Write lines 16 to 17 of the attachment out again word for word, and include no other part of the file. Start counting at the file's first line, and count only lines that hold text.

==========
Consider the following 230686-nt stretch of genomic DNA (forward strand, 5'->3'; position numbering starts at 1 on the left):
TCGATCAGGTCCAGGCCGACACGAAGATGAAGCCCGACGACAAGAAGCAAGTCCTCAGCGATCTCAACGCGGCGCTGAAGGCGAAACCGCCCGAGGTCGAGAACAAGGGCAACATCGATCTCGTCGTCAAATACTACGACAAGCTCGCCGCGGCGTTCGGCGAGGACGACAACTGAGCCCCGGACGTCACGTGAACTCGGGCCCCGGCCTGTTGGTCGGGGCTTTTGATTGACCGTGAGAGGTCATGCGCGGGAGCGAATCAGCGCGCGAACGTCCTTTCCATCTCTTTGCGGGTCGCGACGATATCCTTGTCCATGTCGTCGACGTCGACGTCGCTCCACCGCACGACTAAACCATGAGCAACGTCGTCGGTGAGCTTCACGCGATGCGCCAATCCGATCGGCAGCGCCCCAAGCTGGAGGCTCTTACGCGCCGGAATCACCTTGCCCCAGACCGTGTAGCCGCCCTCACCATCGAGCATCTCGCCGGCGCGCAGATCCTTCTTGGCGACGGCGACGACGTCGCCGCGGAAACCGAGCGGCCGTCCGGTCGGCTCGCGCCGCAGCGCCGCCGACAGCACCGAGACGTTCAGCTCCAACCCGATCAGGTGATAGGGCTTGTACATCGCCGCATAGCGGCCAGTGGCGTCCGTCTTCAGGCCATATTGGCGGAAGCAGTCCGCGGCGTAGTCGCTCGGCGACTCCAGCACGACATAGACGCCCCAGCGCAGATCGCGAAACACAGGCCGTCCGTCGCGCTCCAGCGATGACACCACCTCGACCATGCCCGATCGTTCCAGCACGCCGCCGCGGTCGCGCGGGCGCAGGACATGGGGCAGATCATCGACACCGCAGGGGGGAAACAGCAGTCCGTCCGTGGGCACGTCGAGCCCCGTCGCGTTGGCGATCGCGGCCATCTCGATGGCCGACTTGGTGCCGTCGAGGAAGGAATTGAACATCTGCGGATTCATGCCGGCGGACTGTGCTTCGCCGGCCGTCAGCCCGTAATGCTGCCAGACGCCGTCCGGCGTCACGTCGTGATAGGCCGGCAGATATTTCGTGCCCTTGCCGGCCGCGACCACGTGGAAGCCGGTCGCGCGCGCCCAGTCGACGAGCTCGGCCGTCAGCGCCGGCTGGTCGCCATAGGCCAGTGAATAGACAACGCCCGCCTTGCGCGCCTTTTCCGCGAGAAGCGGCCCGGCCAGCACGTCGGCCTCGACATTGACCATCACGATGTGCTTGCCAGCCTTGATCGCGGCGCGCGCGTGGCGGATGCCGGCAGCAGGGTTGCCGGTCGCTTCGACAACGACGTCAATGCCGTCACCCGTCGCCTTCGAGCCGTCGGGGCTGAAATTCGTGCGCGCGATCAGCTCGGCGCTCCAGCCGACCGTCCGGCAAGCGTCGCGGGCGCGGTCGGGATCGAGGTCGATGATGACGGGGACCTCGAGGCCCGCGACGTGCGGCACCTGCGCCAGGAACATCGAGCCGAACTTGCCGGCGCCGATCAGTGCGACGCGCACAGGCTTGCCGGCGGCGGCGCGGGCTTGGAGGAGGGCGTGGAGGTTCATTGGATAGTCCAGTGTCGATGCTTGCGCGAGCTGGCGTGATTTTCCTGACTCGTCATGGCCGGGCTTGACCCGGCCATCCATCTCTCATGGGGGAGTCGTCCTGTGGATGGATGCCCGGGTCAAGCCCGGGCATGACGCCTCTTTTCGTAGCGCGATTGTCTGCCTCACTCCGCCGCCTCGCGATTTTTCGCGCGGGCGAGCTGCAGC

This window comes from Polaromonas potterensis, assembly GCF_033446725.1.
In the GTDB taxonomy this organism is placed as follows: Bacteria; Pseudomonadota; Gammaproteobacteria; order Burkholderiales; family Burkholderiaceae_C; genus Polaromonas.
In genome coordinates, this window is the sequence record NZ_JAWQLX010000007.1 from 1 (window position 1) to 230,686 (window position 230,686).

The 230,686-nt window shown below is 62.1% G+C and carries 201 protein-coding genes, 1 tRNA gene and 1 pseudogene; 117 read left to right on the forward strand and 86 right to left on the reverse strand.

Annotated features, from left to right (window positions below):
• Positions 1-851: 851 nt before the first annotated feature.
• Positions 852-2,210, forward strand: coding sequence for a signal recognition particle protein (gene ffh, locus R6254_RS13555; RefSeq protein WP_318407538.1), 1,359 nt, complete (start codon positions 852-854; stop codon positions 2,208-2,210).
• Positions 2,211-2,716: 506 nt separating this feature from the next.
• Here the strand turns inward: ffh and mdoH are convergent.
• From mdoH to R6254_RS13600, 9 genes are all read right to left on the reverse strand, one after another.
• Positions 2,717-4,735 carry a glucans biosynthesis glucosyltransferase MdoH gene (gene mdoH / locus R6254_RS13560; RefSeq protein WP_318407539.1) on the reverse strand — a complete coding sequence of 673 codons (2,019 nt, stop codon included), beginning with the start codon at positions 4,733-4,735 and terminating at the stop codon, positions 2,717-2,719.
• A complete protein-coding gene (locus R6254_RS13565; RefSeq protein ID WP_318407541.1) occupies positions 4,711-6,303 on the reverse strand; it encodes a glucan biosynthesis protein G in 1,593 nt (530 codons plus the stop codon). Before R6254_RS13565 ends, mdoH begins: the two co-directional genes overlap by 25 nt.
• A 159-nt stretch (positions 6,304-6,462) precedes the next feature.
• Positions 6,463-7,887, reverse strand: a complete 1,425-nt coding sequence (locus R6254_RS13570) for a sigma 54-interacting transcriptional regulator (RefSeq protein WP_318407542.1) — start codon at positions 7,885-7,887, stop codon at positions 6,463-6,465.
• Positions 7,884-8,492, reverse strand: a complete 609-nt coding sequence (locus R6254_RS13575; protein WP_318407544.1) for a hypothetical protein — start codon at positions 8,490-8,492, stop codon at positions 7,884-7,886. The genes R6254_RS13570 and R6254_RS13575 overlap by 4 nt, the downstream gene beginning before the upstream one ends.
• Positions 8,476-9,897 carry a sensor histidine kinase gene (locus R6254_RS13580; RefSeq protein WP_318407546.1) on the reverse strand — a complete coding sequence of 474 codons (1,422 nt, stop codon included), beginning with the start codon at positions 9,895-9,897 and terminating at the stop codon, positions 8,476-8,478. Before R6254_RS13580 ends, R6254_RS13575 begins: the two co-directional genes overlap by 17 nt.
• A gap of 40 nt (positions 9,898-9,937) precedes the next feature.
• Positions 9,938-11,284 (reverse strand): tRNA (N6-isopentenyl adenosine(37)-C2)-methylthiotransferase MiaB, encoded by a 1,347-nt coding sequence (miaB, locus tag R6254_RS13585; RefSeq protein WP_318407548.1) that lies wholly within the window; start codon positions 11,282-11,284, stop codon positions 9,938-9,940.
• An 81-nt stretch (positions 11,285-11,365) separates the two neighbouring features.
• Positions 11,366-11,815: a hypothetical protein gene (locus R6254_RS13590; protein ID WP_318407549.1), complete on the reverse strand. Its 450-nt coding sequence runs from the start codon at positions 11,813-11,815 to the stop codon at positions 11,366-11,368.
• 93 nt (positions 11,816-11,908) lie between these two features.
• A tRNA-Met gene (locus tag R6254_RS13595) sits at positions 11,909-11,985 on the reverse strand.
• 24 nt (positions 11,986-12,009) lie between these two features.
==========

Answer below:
• Positions 6,463-7,887, reverse strand: a complete 1,425-nt coding sequence (locus R6254_RS13570) for a sigma 54-interacting transcriptional regulator (RefSeq protein WP_318407542.1) — start codon at positions 7,885-7,887, stop codon at positions 6,463-6,465.
• Positions 7,884-8,492, reverse strand: a complete 609-nt coding sequence (locus R6254_RS13575; protein WP_318407544.1) for a hypothetical protein — start codon at positions 8,490-8,492, stop codon at positions 7,884-7,886. The genes R6254_RS13570 and R6254_RS13575 overlap by 4 nt, the downstream gene beginning before the upstream one ends.